Hispanic Chamber board Chair Rebecca Quintanilla Cedillo gave her opening remarks and Ortiz’s husband, musical director and manager of Mariachi band Campanas de America Juan, sang the national anthem. Fr. David Garcia delivered the invocation and addressed the mixed emotions that crowded the room: While attendees celebrated the inclusive spirit of the city, the recent mass shooting in Orlando hung over the evening and seeped into thoughts, prayers, and speeches.

“Heavenly father, as we gather tonight our hearts weigh heavy because we grieve with our brothers and sisters in Orlando, but our hearts are also uplifted because we honor wonderful people in this city who have dedicated their lives and have seen a vision of a city that can give so much life to others,” Garcia said.

In their acceptance speeches, many of the night’s honorees referenced the tragedy, including Advocate Award winner Manny Diotte, president and CEO of The Ferrari Kid, a charity for children diagnosed with cancer. He asked that the audience replace their applause for him and instead take 20 seconds to remember the lives lost in the early hours on Sunday, June 12.

Laura Mendoza, human resources director at Tesoro Corporation, won the Corporate Executive Award and spoke of her father, a migrant worker, who eventually became an electrician and provided her and her brothers with invaluable educations.

Rosa SantanaForma Automotive LLC president and CEO, won the Large Business Owner Award. She is the first Hispanic female to be chosen as a Tier-1 automotive parts supplier to Toyota. In her acceptance speech, Santana acknowledged her two daughters, who also work at Forma, as playing vital roles in the company’s success.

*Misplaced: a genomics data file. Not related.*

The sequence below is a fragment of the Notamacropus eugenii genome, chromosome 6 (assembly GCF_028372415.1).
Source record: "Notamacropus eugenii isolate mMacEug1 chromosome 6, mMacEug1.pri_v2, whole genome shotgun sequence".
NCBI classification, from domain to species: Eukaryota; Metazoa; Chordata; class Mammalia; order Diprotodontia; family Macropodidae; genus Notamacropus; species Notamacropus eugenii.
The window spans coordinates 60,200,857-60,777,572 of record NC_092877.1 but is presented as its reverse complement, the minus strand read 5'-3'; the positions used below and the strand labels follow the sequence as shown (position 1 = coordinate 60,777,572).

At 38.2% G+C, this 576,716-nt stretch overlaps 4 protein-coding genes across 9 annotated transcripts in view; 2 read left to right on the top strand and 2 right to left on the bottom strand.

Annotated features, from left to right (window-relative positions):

Diotte was diagnosed with cancer as a child and credited his success as a inspirational speaker, author and philanthropist to his struggle with the disease. His organization gives children fighting cancer a ride in a Ferrari and a red-carpet “celebrity” experience for a day.

Other award recipients were Rivard Report Director Robert Rivard, Community Voice Award; The Trey Group co-owner J.J. Gorena II, Rising Star Award; Palo Alto College President Mike Flores, Community Service Award; Anne Marie’s Catering General Manager Ruben Luna, Small Business Owner Award; and the filmmaker Robert Rodriguez and his family; Family Business Excellence Award. The Rodriguez family was unable to attend.


Top image: Belle San Miguel Ortiz laughs as the whole room joins in song.  Photo by Kathryn Boyd-Batstone.


Hispanic Chamber Will Honor Business Leaders, Members

Hispanic Chamber Connects Hundreds of Entrepreneurs to Big Time Buyers

Henry B. Gonzalez Remembered as Selfless Public Servant

Hispanic Chamber: ‘It’s Our Time’

Avatar photo

Sarah Talaat

Former Rivard Report intern Sarah Talaat graduated from The University of Texas at Austin in May 2016. You can find her in Beijing, China where she is pursuing a business journalism master's at Tsinghua...